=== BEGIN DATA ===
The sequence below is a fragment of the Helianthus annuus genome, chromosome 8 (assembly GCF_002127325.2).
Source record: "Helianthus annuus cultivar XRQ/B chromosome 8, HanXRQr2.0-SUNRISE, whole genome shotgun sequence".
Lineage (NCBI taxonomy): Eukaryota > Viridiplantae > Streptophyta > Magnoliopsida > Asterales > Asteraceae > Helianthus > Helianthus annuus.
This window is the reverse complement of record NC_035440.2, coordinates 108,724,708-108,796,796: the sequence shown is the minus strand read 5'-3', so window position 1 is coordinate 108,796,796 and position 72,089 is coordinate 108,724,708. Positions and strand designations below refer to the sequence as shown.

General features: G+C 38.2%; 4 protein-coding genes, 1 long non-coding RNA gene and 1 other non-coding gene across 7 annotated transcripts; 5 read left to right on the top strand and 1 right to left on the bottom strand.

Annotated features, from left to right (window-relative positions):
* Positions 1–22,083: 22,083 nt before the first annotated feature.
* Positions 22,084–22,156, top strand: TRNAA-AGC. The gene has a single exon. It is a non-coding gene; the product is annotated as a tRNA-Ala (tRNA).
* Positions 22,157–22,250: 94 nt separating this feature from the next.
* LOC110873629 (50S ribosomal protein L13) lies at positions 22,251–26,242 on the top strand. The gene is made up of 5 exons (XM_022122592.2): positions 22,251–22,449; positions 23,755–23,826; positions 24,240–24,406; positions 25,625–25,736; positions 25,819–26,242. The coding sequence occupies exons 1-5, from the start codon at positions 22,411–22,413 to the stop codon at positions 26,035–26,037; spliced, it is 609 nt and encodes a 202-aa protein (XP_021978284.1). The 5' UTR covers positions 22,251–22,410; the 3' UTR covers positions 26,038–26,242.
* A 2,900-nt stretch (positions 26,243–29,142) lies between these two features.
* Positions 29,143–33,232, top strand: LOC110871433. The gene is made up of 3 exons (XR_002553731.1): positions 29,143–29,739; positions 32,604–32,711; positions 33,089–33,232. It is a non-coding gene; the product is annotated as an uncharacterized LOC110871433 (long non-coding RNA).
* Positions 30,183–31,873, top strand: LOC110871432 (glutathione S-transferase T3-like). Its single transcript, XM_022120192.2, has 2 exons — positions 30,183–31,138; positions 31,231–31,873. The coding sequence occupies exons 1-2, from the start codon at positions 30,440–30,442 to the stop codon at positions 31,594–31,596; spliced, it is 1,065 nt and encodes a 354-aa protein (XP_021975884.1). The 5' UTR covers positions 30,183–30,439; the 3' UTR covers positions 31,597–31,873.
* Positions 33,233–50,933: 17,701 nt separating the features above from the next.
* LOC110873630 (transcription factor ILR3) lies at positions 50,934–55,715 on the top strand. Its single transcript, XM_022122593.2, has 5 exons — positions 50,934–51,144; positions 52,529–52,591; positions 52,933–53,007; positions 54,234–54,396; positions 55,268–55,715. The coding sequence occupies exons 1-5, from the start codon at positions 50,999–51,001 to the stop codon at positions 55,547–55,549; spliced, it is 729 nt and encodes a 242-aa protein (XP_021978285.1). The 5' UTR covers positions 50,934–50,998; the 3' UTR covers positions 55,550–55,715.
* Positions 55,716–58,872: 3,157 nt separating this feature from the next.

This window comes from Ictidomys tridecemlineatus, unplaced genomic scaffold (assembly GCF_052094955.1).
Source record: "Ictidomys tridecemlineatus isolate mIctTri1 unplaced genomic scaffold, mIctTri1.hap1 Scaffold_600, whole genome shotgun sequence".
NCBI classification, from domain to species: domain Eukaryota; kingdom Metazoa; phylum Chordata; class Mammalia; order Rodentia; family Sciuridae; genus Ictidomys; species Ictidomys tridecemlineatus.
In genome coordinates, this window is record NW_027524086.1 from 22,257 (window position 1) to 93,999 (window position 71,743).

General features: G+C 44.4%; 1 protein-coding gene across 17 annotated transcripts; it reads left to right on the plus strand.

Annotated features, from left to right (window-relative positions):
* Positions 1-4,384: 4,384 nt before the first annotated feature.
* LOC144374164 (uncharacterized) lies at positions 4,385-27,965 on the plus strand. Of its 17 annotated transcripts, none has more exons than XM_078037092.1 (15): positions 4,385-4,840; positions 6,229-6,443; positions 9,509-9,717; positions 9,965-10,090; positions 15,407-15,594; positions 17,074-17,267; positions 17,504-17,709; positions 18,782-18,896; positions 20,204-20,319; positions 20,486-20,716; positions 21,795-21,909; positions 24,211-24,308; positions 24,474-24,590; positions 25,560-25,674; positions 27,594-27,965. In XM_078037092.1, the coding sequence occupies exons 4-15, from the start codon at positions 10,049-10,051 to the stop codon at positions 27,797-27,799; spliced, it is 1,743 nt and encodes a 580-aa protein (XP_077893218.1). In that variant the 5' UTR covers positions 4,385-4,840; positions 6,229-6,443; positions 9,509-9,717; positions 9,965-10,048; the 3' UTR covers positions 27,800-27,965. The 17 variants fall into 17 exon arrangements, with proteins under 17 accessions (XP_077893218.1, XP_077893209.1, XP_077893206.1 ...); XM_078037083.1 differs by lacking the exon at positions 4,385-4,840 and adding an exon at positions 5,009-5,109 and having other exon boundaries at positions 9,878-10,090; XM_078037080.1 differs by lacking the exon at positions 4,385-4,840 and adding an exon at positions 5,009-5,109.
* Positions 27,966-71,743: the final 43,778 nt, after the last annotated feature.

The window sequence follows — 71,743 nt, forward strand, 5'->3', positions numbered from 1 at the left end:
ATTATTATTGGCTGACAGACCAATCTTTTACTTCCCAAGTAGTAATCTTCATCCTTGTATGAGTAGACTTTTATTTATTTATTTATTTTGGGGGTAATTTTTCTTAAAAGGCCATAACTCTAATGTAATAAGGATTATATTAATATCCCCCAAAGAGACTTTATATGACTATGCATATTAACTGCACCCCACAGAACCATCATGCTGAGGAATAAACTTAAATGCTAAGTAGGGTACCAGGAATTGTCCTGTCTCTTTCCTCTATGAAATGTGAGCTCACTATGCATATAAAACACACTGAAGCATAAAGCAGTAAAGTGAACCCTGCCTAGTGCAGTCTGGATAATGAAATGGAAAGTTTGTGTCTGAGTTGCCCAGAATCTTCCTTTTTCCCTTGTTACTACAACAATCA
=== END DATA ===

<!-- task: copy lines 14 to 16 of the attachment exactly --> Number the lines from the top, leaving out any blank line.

* Positions 33,233–50,933: 17,701 nt separating the features above from the next.
* LOC110873630 (transcription factor ILR3) lies at positions 50,934–55,715 on the top strand. Its single transcript, XM_022122593.2, has 5 exons — positions 50,934–51,144; positions 52,529–52,591; positions 52,933–53,007; positions 54,234–54,396; positions 55,268–55,715. The coding sequence occupies exons 1-5, from the start codon at positions 50,999–51,001 to the stop codon at positions 55,547–55,549; spliced, it is 729 nt and encodes a 242-aa protein (XP_021978285.1). The 5' UTR covers positions 50,934–50,998; the 3' UTR covers positions 55,550–55,715.
* Positions 55,716–58,872: 3,157 nt separating this feature from the next.